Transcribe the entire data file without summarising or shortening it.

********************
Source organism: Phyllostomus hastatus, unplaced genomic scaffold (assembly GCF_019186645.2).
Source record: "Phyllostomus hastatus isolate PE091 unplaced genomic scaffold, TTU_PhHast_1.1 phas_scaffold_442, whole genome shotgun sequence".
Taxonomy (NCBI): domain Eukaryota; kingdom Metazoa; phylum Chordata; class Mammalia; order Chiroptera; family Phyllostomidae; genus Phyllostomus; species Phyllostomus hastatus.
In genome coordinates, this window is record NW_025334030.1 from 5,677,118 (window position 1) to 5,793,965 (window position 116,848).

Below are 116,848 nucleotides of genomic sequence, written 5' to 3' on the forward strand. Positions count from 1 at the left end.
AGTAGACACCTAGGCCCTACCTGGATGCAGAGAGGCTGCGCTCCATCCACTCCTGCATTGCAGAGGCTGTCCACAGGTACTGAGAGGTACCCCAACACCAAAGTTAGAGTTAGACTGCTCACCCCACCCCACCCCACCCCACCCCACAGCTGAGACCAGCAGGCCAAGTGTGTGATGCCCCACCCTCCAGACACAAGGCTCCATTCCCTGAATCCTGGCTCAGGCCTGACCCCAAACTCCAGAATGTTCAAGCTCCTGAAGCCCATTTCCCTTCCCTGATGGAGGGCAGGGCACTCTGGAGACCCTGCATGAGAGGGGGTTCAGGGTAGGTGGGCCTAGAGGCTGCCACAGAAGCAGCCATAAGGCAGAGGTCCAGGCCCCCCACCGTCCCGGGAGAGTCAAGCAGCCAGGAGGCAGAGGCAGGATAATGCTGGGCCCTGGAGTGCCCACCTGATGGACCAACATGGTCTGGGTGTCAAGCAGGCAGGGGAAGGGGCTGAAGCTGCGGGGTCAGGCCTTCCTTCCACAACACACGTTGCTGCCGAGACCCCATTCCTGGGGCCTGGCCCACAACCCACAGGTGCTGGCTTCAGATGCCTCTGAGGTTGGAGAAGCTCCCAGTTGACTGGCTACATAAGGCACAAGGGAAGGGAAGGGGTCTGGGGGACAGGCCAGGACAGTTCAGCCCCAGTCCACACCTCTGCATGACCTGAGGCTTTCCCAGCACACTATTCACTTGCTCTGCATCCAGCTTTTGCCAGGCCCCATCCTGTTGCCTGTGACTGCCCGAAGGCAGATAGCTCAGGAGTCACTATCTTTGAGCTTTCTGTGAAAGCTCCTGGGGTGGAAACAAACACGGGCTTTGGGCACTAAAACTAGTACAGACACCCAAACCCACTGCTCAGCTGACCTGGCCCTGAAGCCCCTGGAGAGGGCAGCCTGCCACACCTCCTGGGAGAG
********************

Source organism: Phyllostomus hastatus, unplaced genomic scaffold (assembly GCF_019186645.2).
Source record: "Phyllostomus hastatus isolate PE091 unplaced genomic scaffold, TTU_PhHast_1.1 phas_scaffold_442, whole genome shotgun sequence".
Taxonomy (NCBI): domain Eukaryota; kingdom Metazoa; phylum Chordata; class Mammalia; order Chiroptera; family Phyllostomidae; genus Phyllostomus; species Phyllostomus hastatus.
In genome coordinates, this window is record NW_025334030.1 from 5,677,118 (window position 1) to 5,793,965 (window position 116,848).

Below are 116,848 nucleotides of genomic sequence, written 5' to 3' on the forward strand. Positions count from 1 at the left end.
AGTAGACACCTAGGCCCTACCTGGATGCAGAGAGGCTGCGCTCCATCCACTCCTGCATTGCAGAGGCTGTCCACAGGTACTGAGAGGTACCCCAACACCAAAGTTAGAGTTAGACTGCTCACCCCACCCCACCCCACCCCACCCCACAGCTGAGACCAGCAGGCCAAGTGTGTGATGCCCCACCCTCCAGACACAAGGCTCCATTCCCTGAATCCTGGCTCAGGCCTGACCCCAAACTCCAGAATGTTCAAGCTCCTGAAGCCCATTTCCCTTCCCTGATGGAGGGCAGGGCACTCTGGAGACCCTGCATGAGAGGGGGTTCAGGGTAGGTGGGCCTAGAGGCTGCCACAGAAGCAGCCATAAGGCAGAGGTCCAGGCCCCCCACCGTCCCGGGAGAGTCAAGCAGCCAGGAGGCAGAGGCAGGATAATGCTGGGCCCTGGAGTGCCCACCTGATGGACCAACATGGTCTGGGTGTCAAGCAGGCAGGGGAAGGGGCTGAAGCTGCGGGGTCAGGCCTTCCTTCCACAACACACGTTGCTGCCGAGACCCCATTCCTGGGGCCTGGCCCACAACCCACAGGTGCTGGCTTCAGATGCCTCTGAGGTTGGAGAAGCTCCCAGTTGACTGGCTACATAAGGCACAAGGGAAGGGAAGGGGTCTGGGGGACAGGCCAGGACAGTTCAGCCCCAGTCCACACCTCTGCATGACCTGAGGCTTTCCCAGCACACTATTCACTTGCTCTGCATCCAGCTTTTGCCAGGCCCCATCCTGTTGCCTGTGACTGCCCGAAGGCAGATAGCTCAGGAGTCACTATCTTTGAGCTTTCTGTGAAAGCTCCTGGGGTGGAAACAAACACGGGCTTTGGGCACTAAAACTAGTACAGACACCCAAACCCACTGCTCAGCTGACCTGGCCCTGAAGCCCCTGGAGAGGGCAGCCTGCCACACCTCCTGGGAGAG